Saturday, October 17, 2009

Please don't stop the music

I bought tickets for another Mountain Stage concert to see Regina Spektor -- even though it was nearly three hours away in Morgantown, W.Va. A couple days earlier while listening to one of her new songs, Eet, I decided I'd regret missing the experience. I planned to spend the night with my gram and drive back in the morning. I headed up to the WVU campus, Google Map directions in hand. I made it downtown 30 minutes before the show, but I never came across the streets listed on my directions. I figured I'd find them if I drove around.
I didn't. Thirty minutes later, after nearly sliding back into the line of traffic behind me before I could switch from brake to gas at the stoplights perched on steep hilltops, I parked with hopes that I could ask directions and get there on foot. The first coed I solicited had no idea what the Creative Arts Center was. Of course only clueless freshmen would be roaming campus on a Sunday night. The next girl rambled on a five-minute list of muddled directions. She lost me after the third turn, when I noticed her tongue ring. Finally a guy with a backpack told me if I took a right and walked up the hill I'd come to the road listed on my map. I started up the hill. After 15 minutes of trekking, the sidewalk ended at a busy intersection.
By the time I made it back to my car it was dark. The concert had started 30 minutes earlier. I took out my contacts and put on my glasses. I thought about calling my parents and asking them to look up directions online, but they were at church. I drove back up the road I'd walked and found the road listed on my directions midway up the mountain. I turned onto the unlit gravel road and followed it deep into a hollow that dead ended by a trailer. By the time I managed to maneuver my Corolla around, I panicked when I saw that my gas gauge had dipped well below the E line. I was ready to call 911. Google had failed me. I'd even been extra responsible and called the venue before I left to get more specific directions because the website only listed a P.O. Box, but I only got a machine.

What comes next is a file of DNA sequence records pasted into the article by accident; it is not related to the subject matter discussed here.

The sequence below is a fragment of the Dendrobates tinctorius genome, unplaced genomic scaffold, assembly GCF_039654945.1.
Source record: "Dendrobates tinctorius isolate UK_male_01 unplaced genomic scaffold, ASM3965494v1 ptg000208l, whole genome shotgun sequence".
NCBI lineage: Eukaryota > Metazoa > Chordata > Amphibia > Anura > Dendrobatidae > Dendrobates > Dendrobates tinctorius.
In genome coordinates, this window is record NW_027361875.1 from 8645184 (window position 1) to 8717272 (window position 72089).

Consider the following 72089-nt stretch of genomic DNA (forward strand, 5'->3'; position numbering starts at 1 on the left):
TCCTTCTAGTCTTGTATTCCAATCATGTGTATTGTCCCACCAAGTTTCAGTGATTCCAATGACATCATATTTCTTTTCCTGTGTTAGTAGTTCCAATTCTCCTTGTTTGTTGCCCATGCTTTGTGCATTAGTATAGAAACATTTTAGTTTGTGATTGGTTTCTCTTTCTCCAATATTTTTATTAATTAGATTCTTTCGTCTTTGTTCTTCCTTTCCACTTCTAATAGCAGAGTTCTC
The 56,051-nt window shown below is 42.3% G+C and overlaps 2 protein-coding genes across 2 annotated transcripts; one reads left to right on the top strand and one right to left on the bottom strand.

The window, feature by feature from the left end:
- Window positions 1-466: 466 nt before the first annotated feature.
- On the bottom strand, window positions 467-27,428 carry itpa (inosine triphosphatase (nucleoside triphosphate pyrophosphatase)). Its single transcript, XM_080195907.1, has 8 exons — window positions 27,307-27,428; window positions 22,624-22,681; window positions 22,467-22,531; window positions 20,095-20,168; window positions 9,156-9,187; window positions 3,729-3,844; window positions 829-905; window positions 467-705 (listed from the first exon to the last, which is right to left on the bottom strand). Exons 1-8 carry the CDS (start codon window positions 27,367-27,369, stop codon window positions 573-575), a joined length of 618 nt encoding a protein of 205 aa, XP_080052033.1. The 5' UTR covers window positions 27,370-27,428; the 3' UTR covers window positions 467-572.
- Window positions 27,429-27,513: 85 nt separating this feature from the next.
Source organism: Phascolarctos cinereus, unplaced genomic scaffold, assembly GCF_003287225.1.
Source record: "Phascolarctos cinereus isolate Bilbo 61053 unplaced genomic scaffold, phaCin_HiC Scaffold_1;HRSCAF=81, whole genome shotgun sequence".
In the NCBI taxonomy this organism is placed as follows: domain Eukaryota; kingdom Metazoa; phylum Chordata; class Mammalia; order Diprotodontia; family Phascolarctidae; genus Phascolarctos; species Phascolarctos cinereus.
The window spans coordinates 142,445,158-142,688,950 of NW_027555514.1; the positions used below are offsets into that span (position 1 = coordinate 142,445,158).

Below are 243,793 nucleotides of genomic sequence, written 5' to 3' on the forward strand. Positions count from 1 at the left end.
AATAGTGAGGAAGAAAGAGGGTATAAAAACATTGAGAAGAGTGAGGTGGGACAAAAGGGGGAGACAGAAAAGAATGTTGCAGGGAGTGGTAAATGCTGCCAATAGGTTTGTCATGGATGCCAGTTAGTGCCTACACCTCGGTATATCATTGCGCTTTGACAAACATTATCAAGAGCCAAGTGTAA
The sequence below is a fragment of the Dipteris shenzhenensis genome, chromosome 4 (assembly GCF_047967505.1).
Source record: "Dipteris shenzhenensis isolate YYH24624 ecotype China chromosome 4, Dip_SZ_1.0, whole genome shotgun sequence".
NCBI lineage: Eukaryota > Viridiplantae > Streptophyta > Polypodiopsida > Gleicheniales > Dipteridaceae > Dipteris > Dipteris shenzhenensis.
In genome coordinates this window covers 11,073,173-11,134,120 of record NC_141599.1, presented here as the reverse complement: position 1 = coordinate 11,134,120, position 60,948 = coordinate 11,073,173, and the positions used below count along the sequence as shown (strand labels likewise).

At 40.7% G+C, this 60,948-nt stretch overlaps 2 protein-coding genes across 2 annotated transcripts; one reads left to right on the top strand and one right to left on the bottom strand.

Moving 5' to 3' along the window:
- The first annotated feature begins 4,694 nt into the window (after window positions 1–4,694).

I made it down the hill to a BP, but I was sure I'd missed my show. I had to wait in line for a functioning pump and make an emergency run to the bathroom before I could ask the clerk for directions. How humiliating would it be to admit to my family that I'd driven three hours for a a concert and screwed it all up? I was disappointed to the point of tears. I knew the feeling well. Suddenly I was lost, frustrated and alone again in Europe.
I got back in my car in one last attempt to locate the building. I passed something big on the left and pulled in the lot. The doors were locked. I realized it was the stadium. A few minutes later I finally made it to The Creative Arts Center, more than an hour late. The box office was closed, but after 10 minutes a guy located my will-call tickets. I slipped in the doors and snagged one of the last open seats just before Regina Spektor took the stage.
And all my frustration was worth it. Soviet-born, Bronx transplant Spektor belted out the most gorgeous tracks from her new album, "Far." She's a classically trained pianist and singer who writes and arranges her own songs, all of which are distinctive with her pure, haunting voice and quirky lyrics that are both profound and funny. Some songs are abstract, and others tell stories. Sometimes she makes crazy noises with her mouth like buzzing or beatboxing and taps out rhythms on the piano. Her East Village-cultivated, alternative sound is far from the folk music I've heard on the Mountain Stage.
I was most looking forward to hearing Eet, "It’s like forgetting the words to your favorite song / You can’t believe it / You were always singing along." While she was on stage plinking the piano and belting into the attached microphone with her dark red curls and red lipstick, captivating the auditorium with her so-much-better-than-an-iTunes-track performance, I thought my favorite songs were Laughing With and Folding Chair. Sometimes a recording, no matter how professionally produced, pales after hearing a talented artist create it live. Listening to music like Spektor's gives me a particular sensation. I've read the quote "Good music makes people feel homesick for something they've never had." That statement is less inspirational than depressing, but it expresses exactly how I feel.

1 comment:

  1. i wrote that quote on a mix cd! dun dun dun!! i'm glad you found it:)


Note: Only a member of this blog may post a comment.